1st US Service Member to Receive Artificial Disc Celebrates 8 Years Pain-Free

He was a U.S. Marine on Active Duty, planning a career as a Naval Aviator, when a herniated disc stopped everything. Alex Fender saw all his plans postponed, then stopped indefinitely, as physicians repeatedly told him that he would be ‘medically retired’ from the Corps at the age of 21. It was a prediction he refused to accept.

In 2004, Fender met Dr. Scott Blumenthal, a spine surgeon at Texas Back Institute in Plano. After the initial exam, Dr. Blumenthal suggested an artificial disc, which was a new procedure at the time.

Artificial Disc Replacement had just recently been FDA approved back then,” says Dr. Blumenthal, “I had exceptional outcomes since performing the first disc replacement in the US and I knew Alex would be a good candidate for this procedure.”

Fender was up and walking pain-free hours after his surgery. He had no complications, served four more years on Active Duty, and was honorably discharged in 2008.

Today, Fender is a successful entrepreneur in Dallas. He now serves as CEO of Funnel Science, an internet marketing and SEO agency.

“Staying healthy is objective number one,” says Fender. “You can’t get on with your life if you’re not able to get up and go to work. Texas Back Institute gave me that opportunity, and I’m glad to be an example of how well this surgery works.”

Professional bass fisherman, Ryan Lovelace gets back to fishing

As a professional bass fisherman, Ryan’s pain was exacerbated by his participation in several fishing tournaments every year. In order to win or place in these professional bass fishing tournaments, the angler must catch as many bass as possible with the idea being that the final fish weight of his top 5 fish are compared to the other participants.

The fishing tournament typically lasts for two days and the more fish that are caught, the higher probability of getting 5 huge ones. This requires lots of casts. How many? “I typically cast 3,000 to 3,500 casts each day of a tournament,” Lovelace said.
Standing on his feet for about 8 hours and casting 3,000 times a day during a tournament took its toll on Ryan’s injured back. Over time, it wore down his L5 vertebra and Dr. Richard Guyer at Texas Back Institute recommended a microdiscectomy.
After this procedure was completed, Ryan spent less than 24 hours in the hospital for recovery and was sent home for rest and further rehabilitation. A short while after his operation, Ryan is getting back to his top fishing form. He hopes to be completely recovered and able to compete in the 2013 pro bass fishing season.

Patient of the Month

Robbin Hallford went from unable to stand to increasing the number of yoga classes she teaches thanks to the miracle of 360 fusion.

Baby Boomer Robbin Hallford is a teacher and yoga instructor who can proudly state she is more active now than in her 20’s thanks to the miracle of modern surgery. Hallford, a 48-year old mother of three, underwent a 360 fusion around her L4 and L5 vertebrae in March of 2011. Since that time, she has proven daily that she can stay active and continue teaching yoga. In fact, she is planning to increase the number of classes she is teaching this summer, only a year after surgery.

Surgery was not Hallford’s first choice. After several days of pain and the inability to move her left leg, she attempted to manage the pain with chiropractic treatments. It was during these treatments that x-rays showed the lumbar area to be foggy. The chiropractor suggested an MRI, which Hallford took to a physician who recommended Dr. Michael Duffy of the Texas Back Institute.

Dr. Duffy made every effort to help me control the pain, including steroid shots, pain control and anti-inflammatory drugs. Unfortunately, I had reactions to the medications, particularly the anti-inflammatory,” said Hallford.

Hallford collapsed in her class, which was the final straw. She decided to move forward with back surgery at Texas Back Institute. Dr. Duffy assembled a team of experts to ensure that Hallford’s surgery went smoothly. In March of 2011, they performed a 360 fusion on L4 and L5, giving Hallford much needed relief.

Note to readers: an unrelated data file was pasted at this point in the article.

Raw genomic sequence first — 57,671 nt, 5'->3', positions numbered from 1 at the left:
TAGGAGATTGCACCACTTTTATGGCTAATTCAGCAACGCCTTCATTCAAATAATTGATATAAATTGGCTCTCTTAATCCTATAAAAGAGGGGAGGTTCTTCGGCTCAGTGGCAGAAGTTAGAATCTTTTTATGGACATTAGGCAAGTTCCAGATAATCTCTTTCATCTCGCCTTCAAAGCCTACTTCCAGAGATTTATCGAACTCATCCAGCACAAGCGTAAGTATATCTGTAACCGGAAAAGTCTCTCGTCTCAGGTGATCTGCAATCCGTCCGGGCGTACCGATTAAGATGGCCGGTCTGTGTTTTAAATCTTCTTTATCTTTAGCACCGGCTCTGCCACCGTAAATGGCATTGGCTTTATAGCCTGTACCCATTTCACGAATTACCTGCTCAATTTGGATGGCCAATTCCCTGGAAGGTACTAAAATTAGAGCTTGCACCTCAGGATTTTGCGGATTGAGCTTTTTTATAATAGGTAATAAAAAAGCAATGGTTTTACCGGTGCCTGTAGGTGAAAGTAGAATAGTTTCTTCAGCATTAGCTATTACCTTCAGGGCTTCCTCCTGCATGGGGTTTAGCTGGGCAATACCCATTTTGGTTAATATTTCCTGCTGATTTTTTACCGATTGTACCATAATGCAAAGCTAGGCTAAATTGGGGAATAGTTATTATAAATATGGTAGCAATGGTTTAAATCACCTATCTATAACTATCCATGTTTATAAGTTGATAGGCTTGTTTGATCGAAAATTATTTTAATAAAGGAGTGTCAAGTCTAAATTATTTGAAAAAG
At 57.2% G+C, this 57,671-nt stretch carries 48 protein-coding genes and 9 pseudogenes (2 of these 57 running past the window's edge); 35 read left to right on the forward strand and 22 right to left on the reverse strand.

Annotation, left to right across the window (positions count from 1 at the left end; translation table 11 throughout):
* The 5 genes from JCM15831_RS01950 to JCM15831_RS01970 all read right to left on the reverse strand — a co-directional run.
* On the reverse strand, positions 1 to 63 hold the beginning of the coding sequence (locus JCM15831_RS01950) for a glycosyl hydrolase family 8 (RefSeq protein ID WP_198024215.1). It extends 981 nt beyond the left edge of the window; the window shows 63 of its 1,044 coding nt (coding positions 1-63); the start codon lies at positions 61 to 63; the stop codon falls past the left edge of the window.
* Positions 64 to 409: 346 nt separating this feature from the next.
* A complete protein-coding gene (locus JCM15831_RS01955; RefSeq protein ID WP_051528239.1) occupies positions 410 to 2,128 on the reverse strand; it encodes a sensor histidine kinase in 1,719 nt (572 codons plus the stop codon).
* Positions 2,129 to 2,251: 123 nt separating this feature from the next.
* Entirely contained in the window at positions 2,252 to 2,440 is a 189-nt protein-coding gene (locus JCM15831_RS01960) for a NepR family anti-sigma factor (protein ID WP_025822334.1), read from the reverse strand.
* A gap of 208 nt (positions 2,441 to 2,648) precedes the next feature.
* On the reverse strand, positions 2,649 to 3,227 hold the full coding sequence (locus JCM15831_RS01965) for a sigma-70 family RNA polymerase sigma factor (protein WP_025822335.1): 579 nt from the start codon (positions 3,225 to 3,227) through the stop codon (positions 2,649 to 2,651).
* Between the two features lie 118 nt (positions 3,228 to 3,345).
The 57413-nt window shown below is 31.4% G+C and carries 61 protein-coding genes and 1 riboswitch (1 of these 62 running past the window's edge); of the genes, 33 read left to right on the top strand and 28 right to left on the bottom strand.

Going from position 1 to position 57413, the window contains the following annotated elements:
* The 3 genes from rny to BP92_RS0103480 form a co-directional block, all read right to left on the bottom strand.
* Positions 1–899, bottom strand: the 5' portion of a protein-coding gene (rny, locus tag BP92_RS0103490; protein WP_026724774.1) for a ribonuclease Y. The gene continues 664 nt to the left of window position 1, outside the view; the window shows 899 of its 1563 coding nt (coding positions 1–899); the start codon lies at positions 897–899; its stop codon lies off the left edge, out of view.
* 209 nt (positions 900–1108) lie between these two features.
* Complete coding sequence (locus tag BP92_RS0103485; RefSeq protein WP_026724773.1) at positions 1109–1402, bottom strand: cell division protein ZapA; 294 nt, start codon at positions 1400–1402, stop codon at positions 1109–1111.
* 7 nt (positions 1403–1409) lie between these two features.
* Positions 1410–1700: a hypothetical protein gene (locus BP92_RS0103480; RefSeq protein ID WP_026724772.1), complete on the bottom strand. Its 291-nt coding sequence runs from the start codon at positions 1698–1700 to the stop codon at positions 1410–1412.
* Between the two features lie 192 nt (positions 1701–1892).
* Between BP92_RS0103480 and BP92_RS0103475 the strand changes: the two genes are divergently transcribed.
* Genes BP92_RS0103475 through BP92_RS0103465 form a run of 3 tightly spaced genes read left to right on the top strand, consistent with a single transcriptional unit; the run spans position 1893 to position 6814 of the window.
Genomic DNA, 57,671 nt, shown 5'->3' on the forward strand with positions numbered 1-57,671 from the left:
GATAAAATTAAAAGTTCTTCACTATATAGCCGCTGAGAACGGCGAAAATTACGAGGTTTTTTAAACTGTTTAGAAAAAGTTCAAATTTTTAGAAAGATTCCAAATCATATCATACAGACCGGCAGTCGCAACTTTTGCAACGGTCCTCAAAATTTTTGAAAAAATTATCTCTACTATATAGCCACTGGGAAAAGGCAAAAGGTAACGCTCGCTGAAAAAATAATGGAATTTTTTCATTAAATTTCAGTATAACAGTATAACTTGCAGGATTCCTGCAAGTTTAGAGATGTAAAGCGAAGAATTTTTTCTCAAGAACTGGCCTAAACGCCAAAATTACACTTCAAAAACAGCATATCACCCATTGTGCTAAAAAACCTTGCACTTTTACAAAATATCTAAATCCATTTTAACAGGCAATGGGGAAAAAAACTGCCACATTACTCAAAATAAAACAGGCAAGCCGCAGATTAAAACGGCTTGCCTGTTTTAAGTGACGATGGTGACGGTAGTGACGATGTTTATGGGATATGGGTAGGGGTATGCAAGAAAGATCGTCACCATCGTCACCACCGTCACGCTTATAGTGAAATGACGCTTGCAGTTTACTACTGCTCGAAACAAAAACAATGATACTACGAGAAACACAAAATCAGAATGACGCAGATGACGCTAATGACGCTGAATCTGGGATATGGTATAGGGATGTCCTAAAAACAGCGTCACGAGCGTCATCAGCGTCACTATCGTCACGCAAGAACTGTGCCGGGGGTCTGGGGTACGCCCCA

“We knew that Robbin’s condition would be considerably improved by a 360 degree fusion,” said Dr. Duffy. “Having a patient who was so dedicated to post-operative physical therapy certainly expedited her recovery.”

Hallford’sbackground is in physical therapy and kinesiology, so she was well aware of the effort it would take to recover from surgery.

“I was in devastating pain, thinking of giving up my yoga practice and going on disability,” said Hallford. “Thanks to Dr. Duffy and his great team, I am 100% better. I got the life back that I wanted. For me, surgery was the answer.”

Like many baby boomers, Hallford wants to continue an active life on her own terms and not let injuries or aging slow her down.

“My 48 does not look like my mother’s 48 or my grandmother’s. I do more now than I did when I was 20 years old. I’m stronger now. The surgery helped me to be able to keep that,” said Hallford.

Hallford is not a proponent of choosing surgery first. In fact, she chose to use her own knowledge and skills in yoga to postpone surgery as long as possible. In the end, it was the miracle of back surgery that gave her the life she wanted.

“If there is any way, do it without surgery. But it you cannot avoid it – go to TBI. I highly recommend Michael Duffy. To take me from where I was to where I am now, he’s a very skilled physician. The team they put together was top-notch. If you are facing [spine] surgery, I can tell you with all confidence you will get the best treatment and honestly I believe the best outcome.”

Patient of the Month – Felix Gonzales

At 58 years old, Felix Gonzalez, Jr. was a quadriparetic from severe repetitive stress injuries incurred while employed as an aircraft assembly worker. He was confined to a wheelchair and could barely use his arms and legs.

Today, he’s living independently in the Dallas area – thanks to what spine surgeons call a miraculous recovery from modern surgery.

“When I came to TBI, I could not even tie my shoes,” said Gonzalez. “Now I use a walker to walk, have my own apartment, can drive and shop for my groceries. I am slowly gathering my independence.”

Last year, Gonzalez was living with his parents in Washington State, unable to care for himself. Fortunately, his sister-in-law found a place that would treat Gonzalez’s injuries and provide him with relief – Texas Back Institute.

“We knew we could help,” said Dr. Daniel Bradley, a spine surgeon at Texas Back Institute, “but we had no idea how well Felix would recover.”

Gonzalez met with Dr. Bradley and his team to outline a treatment schedule. Dr. Bradley is a pioneer in minimally invasive spine surgery at the Texas Back Institute in Denton, Texas. He performed the cervical fusion first to give Gonzalez relief by alleviating pressure in his spine. Gonzales made what the staff called a miraculous recovery during therapy due to his discipline and diligence.